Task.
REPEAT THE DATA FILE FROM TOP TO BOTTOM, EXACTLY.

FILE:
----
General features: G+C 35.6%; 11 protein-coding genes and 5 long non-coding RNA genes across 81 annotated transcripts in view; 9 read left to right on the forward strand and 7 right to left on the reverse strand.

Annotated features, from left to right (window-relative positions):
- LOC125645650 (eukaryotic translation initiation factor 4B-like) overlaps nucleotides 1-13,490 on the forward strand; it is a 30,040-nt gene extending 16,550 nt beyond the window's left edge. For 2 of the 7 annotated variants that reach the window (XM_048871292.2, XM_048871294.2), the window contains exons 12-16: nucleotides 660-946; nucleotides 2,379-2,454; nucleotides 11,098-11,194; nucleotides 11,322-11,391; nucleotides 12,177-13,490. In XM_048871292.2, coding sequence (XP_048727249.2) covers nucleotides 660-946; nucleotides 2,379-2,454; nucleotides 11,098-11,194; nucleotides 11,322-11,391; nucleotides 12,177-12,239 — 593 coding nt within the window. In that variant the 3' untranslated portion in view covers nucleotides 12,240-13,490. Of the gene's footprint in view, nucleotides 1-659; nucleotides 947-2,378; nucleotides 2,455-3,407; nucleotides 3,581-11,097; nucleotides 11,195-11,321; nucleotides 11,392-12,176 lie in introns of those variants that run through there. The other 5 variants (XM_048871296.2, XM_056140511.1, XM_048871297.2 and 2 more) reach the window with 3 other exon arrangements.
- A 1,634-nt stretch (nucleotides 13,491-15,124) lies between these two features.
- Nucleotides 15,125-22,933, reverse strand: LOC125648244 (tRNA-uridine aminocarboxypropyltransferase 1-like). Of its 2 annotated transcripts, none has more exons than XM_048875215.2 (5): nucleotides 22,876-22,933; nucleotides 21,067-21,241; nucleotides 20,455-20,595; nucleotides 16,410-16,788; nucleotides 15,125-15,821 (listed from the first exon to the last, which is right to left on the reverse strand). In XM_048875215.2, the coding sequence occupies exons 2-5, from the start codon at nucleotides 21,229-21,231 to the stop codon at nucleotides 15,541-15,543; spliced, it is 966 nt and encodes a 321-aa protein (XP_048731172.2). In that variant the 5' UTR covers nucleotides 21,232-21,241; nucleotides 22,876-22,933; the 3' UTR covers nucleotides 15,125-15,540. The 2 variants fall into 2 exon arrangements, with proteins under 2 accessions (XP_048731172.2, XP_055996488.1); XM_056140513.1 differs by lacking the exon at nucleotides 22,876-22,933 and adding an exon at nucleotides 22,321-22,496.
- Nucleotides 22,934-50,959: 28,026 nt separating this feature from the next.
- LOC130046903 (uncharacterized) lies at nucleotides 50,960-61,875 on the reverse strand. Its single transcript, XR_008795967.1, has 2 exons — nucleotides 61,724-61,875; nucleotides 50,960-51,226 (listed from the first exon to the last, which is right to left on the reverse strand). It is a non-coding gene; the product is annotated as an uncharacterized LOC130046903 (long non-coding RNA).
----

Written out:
General features: G+C 35.6%; 11 protein-coding genes and 5 long non-coding RNA genes across 81 annotated transcripts in view; 9 read left to right on the forward strand and 7 right to left on the reverse strand.

Annotated features, from left to right (window-relative positions):
- LOC125645650 (eukaryotic translation initiation factor 4B-like) overlaps nucleotides 1-13,490 on the forward strand; it is a 30,040-nt gene extending 16,550 nt beyond the window's left edge. For 2 of the 7 annotated variants that reach the window (XM_048871292.2, XM_048871294.2), the window contains exons 12-16: nucleotides 660-946; nucleotides 2,379-2,454; nucleotides 11,098-11,194; nucleotides 11,322-11,391; nucleotides 12,177-13,490. In XM_048871292.2, coding sequence (XP_048727249.2) covers nucleotides 660-946; nucleotides 2,379-2,454; nucleotides 11,098-11,194; nucleotides 11,322-11,391; nucleotides 12,177-12,239 — 593 coding nt within the window. In that variant the 3' untranslated portion in view covers nucleotides 12,240-13,490. Of the gene's footprint in view, nucleotides 1-659; nucleotides 947-2,378; nucleotides 2,455-3,407; nucleotides 3,581-11,097; nucleotides 11,195-11,321; nucleotides 11,392-12,176 lie in introns of those variants that run through there. The other 5 variants (XM_048871296.2, XM_056140511.1, XM_048871297.2 and 2 more) reach the window with 3 other exon arrangements.
- A 1,634-nt stretch (nucleotides 13,491-15,124) lies between these two features.
- Nucleotides 15,125-22,933, reverse strand: LOC125648244 (tRNA-uridine aminocarboxypropyltransferase 1-like). Of its 2 annotated transcripts, none has more exons than XM_048875215.2 (5): nucleotides 22,876-22,933; nucleotides 21,067-21,241; nucleotides 20,455-20,595; nucleotides 16,410-16,788; nucleotides 15,125-15,821 (listed from the first exon to the last, which is right to left on the reverse strand). In XM_048875215.2, the coding sequence occupies exons 2-5, from the start codon at nucleotides 21,229-21,231 to the stop codon at nucleotides 15,541-15,543; spliced, it is 966 nt and encodes a 321-aa protein (XP_048731172.2). In that variant the 5' UTR covers nucleotides 21,232-21,241; nucleotides 22,876-22,933; the 3' UTR covers nucleotides 15,125-15,540. The 2 variants fall into 2 exon arrangements, with proteins under 2 accessions (XP_048731172.2, XP_055996488.1); XM_056140513.1 differs by lacking the exon at nucleotides 22,876-22,933 and adding an exon at nucleotides 22,321-22,496.
- Nucleotides 22,934-50,959: 28,026 nt separating this feature from the next.
- LOC130046903 (uncharacterized) lies at nucleotides 50,960-61,875 on the reverse strand. Its single transcript, XR_008795967.1, has 2 exons — nucleotides 61,724-61,875; nucleotides 50,960-51,226 (listed from the first exon to the last, which is right to left on the reverse strand). It is a non-coding gene; the product is annotated as an uncharacterized LOC130046903 (long non-coding RNA).